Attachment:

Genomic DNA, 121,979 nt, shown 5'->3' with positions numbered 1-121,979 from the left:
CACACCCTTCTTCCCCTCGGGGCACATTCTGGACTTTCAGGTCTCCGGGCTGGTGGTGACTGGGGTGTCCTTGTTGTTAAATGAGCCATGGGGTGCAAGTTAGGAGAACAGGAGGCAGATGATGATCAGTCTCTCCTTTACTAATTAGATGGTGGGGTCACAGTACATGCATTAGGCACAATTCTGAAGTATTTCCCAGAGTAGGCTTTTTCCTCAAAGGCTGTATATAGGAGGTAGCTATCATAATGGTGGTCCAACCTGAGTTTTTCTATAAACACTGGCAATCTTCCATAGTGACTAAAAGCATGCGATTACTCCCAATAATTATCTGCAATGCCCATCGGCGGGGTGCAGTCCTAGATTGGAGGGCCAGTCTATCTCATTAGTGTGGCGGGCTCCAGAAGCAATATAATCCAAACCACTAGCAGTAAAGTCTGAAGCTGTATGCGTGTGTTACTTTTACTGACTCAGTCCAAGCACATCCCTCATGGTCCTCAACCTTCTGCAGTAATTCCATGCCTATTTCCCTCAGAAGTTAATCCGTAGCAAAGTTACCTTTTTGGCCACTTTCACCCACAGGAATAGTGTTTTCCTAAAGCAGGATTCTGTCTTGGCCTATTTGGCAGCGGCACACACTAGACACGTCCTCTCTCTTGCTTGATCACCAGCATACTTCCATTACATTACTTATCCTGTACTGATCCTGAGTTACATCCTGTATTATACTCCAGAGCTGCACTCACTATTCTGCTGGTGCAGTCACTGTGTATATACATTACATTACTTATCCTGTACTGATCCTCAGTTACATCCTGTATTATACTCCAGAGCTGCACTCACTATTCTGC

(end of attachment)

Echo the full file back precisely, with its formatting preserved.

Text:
Genomic DNA, 121,979 nt, shown 5'->3' with positions numbered 1-121,979 from the left:
CACACCCTTCTTCCCCTCGGGGCACATTCTGGACTTTCAGGTCTCCGGGCTGGTGGTGACTGGGGTGTCCTTGTTGTTAAATGAGCCATGGGGTGCAAGTTAGGAGAACAGGAGGCAGATGATGATCAGTCTCTCCTTTACTAATTAGATGGTGGGGTCACAGTACATGCATTAGGCACAATTCTGAAGTATTTCCCAGAGTAGGCTTTTTCCTCAAAGGCTGTATATAGGAGGTAGCTATCATAATGGTGGTCCAACCTGAGTTTTTCTATAAACACTGGCAATCTTCCATAGTGACTAAAAGCATGCGATTACTCCCAATAATTATCTGCAATGCCCATCGGCGGGGTGCAGTCCTAGATTGGAGGGCCAGTCTATCTCATTAGTGTGGCGGGCTCCAGAAGCAATATAATCCAAACCACTAGCAGTAAAGTCTGAAGCTGTATGCGTGTGTTACTTTTACTGACTCAGTCCAAGCACATCCCTCATGGTCCTCAACCTTCTGCAGTAATTCCATGCCTATTTCCCTCAGAAGTTAATCCGTAGCAAAGTTACCTTTTTGGCCACTTTCACCCACAGGAATAGTGTTTTCCTAAAGCAGGATTCTGTCTTGGCCTATTTGGCAGCGGCACACACTAGACACGTCCTCTCTCTTGCTTGATCACCAGCATACTTCCATTACATTACTTATCCTGTACTGATCCTGAGTTACATCCTGTATTATACTCCAGAGCTGCACTCACTATTCTGCTGGTGCAGTCACTGTGTATATACATTACATTACTTATCCTGTACTGATCCTCAGTTACATCCTGTATTATACTCCAGAGCTGCACTCACTATTCTGC